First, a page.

That doesn’t mean Wilson will push the gas pedal to the floor all the time. Meeting with the media for the first time this season on Thursday, Wilson referenced an adage attributed to legendary UCLA basketball coach John Wooden – "be quick, but don’t hurry" – to describe the controlled aggression he wants his offense to play with.
"It’s not like you’re frantic," Wilson said. "It’s no different than playing up-tempo basketball. You still got to execute, you can’t throw it away. So what you’re trying to do is get in a rhythm and you’re trying to maybe get the defense on their heels, you’re trying to get those guys maybe not doing as much, but you still have to execute.
"You don’t want to rush, but you want to go fast. So it’s learning how just to play within yourself at a reasonable tempo."
How fast the Buckeyes move on each snap will depend in part on play calls and situations within games. It could also depend on which players are on the field and how well each of those players grasp Wilson’s up-tempo offense over the course of fall camp. Wilson says he does not target any specific number of seconds between plays.
"The more complicated the scheme, the more complicated the language, the more you make a player think, then the slower you have to get," Wilson said. "Some plays take time, other plays fast. Even a fast-break basketball team doesn’t fast-break all the time. And there’s going to be some certain times in some certain games where you got to slow it down because of the dynamics of where you’re at in the half or where you’re at in the game. I like to kind of go as fast as we can, but we got to be smart."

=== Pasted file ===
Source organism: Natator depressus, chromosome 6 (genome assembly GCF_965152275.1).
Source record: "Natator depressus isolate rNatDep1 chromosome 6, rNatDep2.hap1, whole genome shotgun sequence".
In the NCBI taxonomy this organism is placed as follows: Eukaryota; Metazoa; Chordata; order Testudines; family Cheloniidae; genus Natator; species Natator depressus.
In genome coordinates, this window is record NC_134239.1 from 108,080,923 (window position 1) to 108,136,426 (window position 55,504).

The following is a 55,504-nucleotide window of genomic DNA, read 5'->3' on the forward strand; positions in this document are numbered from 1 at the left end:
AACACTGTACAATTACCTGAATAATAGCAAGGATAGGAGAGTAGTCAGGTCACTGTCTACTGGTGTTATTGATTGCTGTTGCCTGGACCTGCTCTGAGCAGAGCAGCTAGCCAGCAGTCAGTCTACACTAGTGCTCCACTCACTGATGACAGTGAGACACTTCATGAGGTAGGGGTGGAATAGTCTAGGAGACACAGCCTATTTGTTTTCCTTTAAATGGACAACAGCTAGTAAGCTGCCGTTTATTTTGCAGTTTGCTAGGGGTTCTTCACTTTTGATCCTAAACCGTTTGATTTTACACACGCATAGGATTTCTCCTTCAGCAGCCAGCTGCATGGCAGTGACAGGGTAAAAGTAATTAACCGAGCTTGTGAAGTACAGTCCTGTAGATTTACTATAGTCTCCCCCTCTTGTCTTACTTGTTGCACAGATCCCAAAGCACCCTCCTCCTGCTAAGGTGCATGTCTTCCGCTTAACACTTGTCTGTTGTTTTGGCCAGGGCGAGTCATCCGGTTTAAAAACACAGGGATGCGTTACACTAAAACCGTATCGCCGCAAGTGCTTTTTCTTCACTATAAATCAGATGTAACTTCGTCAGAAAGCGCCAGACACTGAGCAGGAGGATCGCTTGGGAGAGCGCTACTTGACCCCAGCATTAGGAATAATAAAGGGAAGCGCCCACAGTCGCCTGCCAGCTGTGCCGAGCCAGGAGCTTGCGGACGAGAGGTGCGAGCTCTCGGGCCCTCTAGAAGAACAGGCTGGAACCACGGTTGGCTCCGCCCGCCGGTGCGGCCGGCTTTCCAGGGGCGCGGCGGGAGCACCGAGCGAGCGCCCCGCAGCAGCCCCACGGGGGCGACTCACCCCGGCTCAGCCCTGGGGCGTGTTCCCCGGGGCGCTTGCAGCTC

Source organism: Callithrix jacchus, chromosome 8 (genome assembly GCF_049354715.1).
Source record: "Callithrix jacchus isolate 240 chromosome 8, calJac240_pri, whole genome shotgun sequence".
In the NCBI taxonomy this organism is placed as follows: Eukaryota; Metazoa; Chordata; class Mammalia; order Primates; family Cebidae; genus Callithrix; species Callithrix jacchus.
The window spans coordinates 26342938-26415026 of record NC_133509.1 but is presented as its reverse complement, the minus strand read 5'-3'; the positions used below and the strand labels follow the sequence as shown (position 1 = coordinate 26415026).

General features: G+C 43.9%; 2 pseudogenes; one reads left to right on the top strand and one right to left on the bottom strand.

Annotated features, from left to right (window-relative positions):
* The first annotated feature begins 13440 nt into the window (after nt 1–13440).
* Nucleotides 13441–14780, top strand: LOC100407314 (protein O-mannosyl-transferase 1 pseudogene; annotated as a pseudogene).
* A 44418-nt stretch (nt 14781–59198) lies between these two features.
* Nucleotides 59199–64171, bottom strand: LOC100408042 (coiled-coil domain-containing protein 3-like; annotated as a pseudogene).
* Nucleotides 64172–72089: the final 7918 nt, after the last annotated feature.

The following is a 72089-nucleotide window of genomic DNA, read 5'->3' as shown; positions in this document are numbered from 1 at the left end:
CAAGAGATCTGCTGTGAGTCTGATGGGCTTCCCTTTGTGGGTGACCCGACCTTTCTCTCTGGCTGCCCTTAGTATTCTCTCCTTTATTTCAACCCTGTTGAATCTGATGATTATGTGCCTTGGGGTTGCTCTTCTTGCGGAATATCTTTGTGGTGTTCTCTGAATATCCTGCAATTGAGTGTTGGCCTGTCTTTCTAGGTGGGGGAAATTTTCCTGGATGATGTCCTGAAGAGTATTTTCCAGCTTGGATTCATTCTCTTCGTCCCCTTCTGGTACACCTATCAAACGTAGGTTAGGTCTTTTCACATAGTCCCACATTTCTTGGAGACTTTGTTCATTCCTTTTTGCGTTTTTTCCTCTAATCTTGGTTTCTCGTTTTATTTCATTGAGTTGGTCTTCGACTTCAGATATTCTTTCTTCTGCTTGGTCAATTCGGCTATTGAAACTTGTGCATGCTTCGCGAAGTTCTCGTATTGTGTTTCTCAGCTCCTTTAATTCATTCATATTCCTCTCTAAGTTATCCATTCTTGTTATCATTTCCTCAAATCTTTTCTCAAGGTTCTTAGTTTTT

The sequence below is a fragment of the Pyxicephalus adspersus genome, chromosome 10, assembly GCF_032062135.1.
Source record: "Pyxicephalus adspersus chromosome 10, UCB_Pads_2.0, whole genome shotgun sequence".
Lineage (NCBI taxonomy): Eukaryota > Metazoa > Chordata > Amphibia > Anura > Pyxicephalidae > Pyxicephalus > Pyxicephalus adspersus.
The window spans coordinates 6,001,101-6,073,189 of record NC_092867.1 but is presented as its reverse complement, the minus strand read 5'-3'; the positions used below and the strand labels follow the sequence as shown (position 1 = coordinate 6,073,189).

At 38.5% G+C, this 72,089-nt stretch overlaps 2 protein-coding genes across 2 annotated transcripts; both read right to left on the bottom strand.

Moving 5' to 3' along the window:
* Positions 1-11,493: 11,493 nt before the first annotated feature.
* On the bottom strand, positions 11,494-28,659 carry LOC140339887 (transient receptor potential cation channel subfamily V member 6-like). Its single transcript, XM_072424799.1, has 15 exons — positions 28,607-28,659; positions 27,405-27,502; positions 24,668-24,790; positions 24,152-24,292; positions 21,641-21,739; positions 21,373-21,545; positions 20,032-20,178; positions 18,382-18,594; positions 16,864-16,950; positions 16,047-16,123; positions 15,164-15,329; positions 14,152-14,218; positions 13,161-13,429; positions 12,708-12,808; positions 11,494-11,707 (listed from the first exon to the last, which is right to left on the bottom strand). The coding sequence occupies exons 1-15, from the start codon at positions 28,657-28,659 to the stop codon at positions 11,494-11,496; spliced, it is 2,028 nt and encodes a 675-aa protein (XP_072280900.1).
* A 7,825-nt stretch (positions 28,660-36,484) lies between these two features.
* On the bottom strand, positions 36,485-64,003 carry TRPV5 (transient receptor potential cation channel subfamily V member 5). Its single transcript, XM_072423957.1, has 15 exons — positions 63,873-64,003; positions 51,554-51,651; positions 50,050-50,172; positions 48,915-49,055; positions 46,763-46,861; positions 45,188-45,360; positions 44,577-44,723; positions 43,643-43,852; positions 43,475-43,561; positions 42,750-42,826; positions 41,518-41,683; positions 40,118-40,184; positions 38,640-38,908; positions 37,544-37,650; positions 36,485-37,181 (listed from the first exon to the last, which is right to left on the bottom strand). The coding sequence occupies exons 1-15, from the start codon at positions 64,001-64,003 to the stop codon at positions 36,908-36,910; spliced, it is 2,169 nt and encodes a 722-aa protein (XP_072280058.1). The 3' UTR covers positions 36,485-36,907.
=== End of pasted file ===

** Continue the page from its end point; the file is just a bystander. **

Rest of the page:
“You don’t want to rush, but you want to go fast. So it’s learning how just to play within yourself at a reasonable tempo.”– Kevin Wilson
Osterman said he believes Wilson’s offenses at Indiana moved at a more consistently fast pace when he had more experienced offensive players. Osterman said the Hoosiers’ offense slowed down to some extent last year because his offensive personnel was not as strong as it had been in some previous years, while Indiana’s defense was better than it had been in previous years. Wilson is looking for inexperienced players to step up for offensive depth, while Ohio State’s defense is expected to be among the best in the country, so both of those factors could have an effect on how fast the Buckeyes move.
All of that said, Ohio State fans should get the return to tempo they’ve been craving with Wilson leading the offense.
Ohio State’s offensive players, including quarterback J.T. Barrett, are happy about that too.
"I think at times we got away from that (playing with tempo), and that’s part of who we are," Barrett said. "That’s what Coach Wilson and (co-offensive coordinator Ryan) Day, with the programs they’ve been at and organizations they’ve been a part of, they’re going to enhance that and make sure that stays consistent."
Buckeyes center Billy Price also expects the faster-paced offense to make a big difference.
"I think the tempo with which we play is a lot faster, which puts the defense in a very challenging position because you can’t rotate guys in as fast, you can’t make adjustments and different alignments depending on our formations," Price said.
As the two players who will be directly responsible for how quickly the ball gets snapped, Barrett and Price have their sights set on executing Wilson’s up-tempo vision.
"The key would be when the referee moves behind me and gets behind me, it’s time to snap the ball," Barrett said. "I think that’s kind of what we want."